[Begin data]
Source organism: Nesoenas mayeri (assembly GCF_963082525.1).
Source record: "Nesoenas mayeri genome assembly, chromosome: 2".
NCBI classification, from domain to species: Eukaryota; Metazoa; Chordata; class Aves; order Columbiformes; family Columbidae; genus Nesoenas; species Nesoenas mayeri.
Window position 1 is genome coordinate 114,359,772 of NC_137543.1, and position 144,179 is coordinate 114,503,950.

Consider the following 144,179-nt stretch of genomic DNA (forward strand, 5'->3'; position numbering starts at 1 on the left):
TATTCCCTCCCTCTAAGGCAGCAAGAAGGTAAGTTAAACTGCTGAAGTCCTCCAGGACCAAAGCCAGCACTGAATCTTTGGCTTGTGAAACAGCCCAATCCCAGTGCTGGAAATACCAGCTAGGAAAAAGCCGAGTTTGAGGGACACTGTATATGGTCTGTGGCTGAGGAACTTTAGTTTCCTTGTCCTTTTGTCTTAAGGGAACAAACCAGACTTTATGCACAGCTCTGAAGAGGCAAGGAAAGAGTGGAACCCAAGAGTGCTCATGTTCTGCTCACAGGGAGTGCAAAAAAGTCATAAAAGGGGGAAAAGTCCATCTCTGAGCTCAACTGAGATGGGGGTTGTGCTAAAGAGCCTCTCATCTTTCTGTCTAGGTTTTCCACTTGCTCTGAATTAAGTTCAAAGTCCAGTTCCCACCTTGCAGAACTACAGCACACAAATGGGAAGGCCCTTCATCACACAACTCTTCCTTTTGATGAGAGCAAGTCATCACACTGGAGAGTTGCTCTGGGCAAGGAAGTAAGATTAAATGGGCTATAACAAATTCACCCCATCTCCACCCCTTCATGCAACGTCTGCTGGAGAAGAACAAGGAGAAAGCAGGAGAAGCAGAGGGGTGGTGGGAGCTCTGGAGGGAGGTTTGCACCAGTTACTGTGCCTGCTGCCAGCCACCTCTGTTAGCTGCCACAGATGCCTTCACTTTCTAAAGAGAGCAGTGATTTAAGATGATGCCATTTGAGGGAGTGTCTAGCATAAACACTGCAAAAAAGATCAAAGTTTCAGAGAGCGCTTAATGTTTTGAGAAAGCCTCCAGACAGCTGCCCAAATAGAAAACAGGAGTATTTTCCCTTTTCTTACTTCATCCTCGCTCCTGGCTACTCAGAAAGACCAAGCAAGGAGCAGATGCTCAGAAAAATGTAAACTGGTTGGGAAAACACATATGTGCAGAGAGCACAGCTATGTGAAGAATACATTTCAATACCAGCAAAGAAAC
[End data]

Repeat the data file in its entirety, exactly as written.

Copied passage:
Source organism: Nesoenas mayeri (assembly GCF_963082525.1).
Source record: "Nesoenas mayeri genome assembly, chromosome: 2".
NCBI classification, from domain to species: Eukaryota; Metazoa; Chordata; class Aves; order Columbiformes; family Columbidae; genus Nesoenas; species Nesoenas mayeri.
Window position 1 is genome coordinate 114,359,772 of NC_137543.1, and position 144,179 is coordinate 114,503,950.

Consider the following 144,179-nt stretch of genomic DNA (forward strand, 5'->3'; position numbering starts at 1 on the left):
TATTCCCTCCCTCTAAGGCAGCAAGAAGGTAAGTTAAACTGCTGAAGTCCTCCAGGACCAAAGCCAGCACTGAATCTTTGGCTTGTGAAACAGCCCAATCCCAGTGCTGGAAATACCAGCTAGGAAAAAGCCGAGTTTGAGGGACACTGTATATGGTCTGTGGCTGAGGAACTTTAGTTTCCTTGTCCTTTTGTCTTAAGGGAACAAACCAGACTTTATGCACAGCTCTGAAGAGGCAAGGAAAGAGTGGAACCCAAGAGTGCTCATGTTCTGCTCACAGGGAGTGCAAAAAAGTCATAAAAGGGGGAAAAGTCCATCTCTGAGCTCAACTGAGATGGGGGTTGTGCTAAAGAGCCTCTCATCTTTCTGTCTAGGTTTTCCACTTGCTCTGAATTAAGTTCAAAGTCCAGTTCCCACCTTGCAGAACTACAGCACACAAATGGGAAGGCCCTTCATCACACAACTCTTCCTTTTGATGAGAGCAAGTCATCACACTGGAGAGTTGCTCTGGGCAAGGAAGTAAGATTAAATGGGCTATAACAAATTCACCCCATCTCCACCCCTTCATGCAACGTCTGCTGGAGAAGAACAAGGAGAAAGCAGGAGAAGCAGAGGGGTGGTGGGAGCTCTGGAGGGAGGTTTGCACCAGTTACTGTGCCTGCTGCCAGCCACCTCTGTTAGCTGCCACAGATGCCTTCACTTTCTAAAGAGAGCAGTGATTTAAGATGATGCCATTTGAGGGAGTGTCTAGCATAAACACTGCAAAAAAGATCAAAGTTTCAGAGAGCGCTTAATGTTTTGAGAAAGCCTCCAGACAGCTGCCCAAATAGAAAACAGGAGTATTTTCCCTTTTCTTACTTCATCCTCGCTCCTGGCTACTCAGAAAGACCAAGCAAGGAGCAGATGCTCAGAAAAATGTAAACTGGTTGGGAAAACACATATGTGCAGAGAGCACAGCTATGTGAAGAATACATTTCAATACCAGCAAAGAAAC